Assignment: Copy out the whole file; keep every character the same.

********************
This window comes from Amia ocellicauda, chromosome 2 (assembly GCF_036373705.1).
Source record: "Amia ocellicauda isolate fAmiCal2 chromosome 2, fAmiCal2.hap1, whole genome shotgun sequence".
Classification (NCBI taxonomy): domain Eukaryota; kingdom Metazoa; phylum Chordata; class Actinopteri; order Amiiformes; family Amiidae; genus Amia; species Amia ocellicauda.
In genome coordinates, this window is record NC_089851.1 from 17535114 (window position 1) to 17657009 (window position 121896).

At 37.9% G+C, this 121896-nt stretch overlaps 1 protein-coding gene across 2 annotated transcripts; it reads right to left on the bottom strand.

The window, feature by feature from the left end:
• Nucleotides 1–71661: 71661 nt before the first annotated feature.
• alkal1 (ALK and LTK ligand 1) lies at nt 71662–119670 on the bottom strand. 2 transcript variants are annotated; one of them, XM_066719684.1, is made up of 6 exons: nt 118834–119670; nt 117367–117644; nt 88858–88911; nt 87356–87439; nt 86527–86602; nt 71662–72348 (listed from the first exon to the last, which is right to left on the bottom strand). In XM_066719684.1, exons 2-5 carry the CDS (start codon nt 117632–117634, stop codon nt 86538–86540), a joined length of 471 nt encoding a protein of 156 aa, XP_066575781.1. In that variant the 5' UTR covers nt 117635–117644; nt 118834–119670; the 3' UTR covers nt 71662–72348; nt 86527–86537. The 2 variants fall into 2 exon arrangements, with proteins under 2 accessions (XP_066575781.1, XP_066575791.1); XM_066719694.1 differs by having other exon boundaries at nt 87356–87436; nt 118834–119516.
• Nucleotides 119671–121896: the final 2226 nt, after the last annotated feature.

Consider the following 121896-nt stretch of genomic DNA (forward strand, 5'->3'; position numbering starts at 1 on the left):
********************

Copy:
This window comes from Amia ocellicauda, chromosome 2 (assembly GCF_036373705.1).
Source record: "Amia ocellicauda isolate fAmiCal2 chromosome 2, fAmiCal2.hap1, whole genome shotgun sequence".
Classification (NCBI taxonomy): domain Eukaryota; kingdom Metazoa; phylum Chordata; class Actinopteri; order Amiiformes; family Amiidae; genus Amia; species Amia ocellicauda.
In genome coordinates, this window is record NC_089851.1 from 17535114 (window position 1) to 17657009 (window position 121896).

At 37.9% G+C, this 121896-nt stretch overlaps 1 protein-coding gene across 2 annotated transcripts; it reads right to left on the bottom strand.

The window, feature by feature from the left end:
• Nucleotides 1–71661: 71661 nt before the first annotated feature.
• alkal1 (ALK and LTK ligand 1) lies at nt 71662–119670 on the bottom strand. 2 transcript variants are annotated; one of them, XM_066719684.1, is made up of 6 exons: nt 118834–119670; nt 117367–117644; nt 88858–88911; nt 87356–87439; nt 86527–86602; nt 71662–72348 (listed from the first exon to the last, which is right to left on the bottom strand). In XM_066719684.1, exons 2-5 carry the CDS (start codon nt 117632–117634, stop codon nt 86538–86540), a joined length of 471 nt encoding a protein of 156 aa, XP_066575781.1. In that variant the 5' UTR covers nt 117635–117644; nt 118834–119670; the 3' UTR covers nt 71662–72348; nt 86527–86537. The 2 variants fall into 2 exon arrangements, with proteins under 2 accessions (XP_066575781.1, XP_066575791.1); XM_066719694.1 differs by having other exon boundaries at nt 87356–87436; nt 118834–119516.
• Nucleotides 119671–121896: the final 2226 nt, after the last annotated feature.

Consider the following 121896-nt stretch of genomic DNA (forward strand, 5'->3'; position numbering starts at 1 on the left):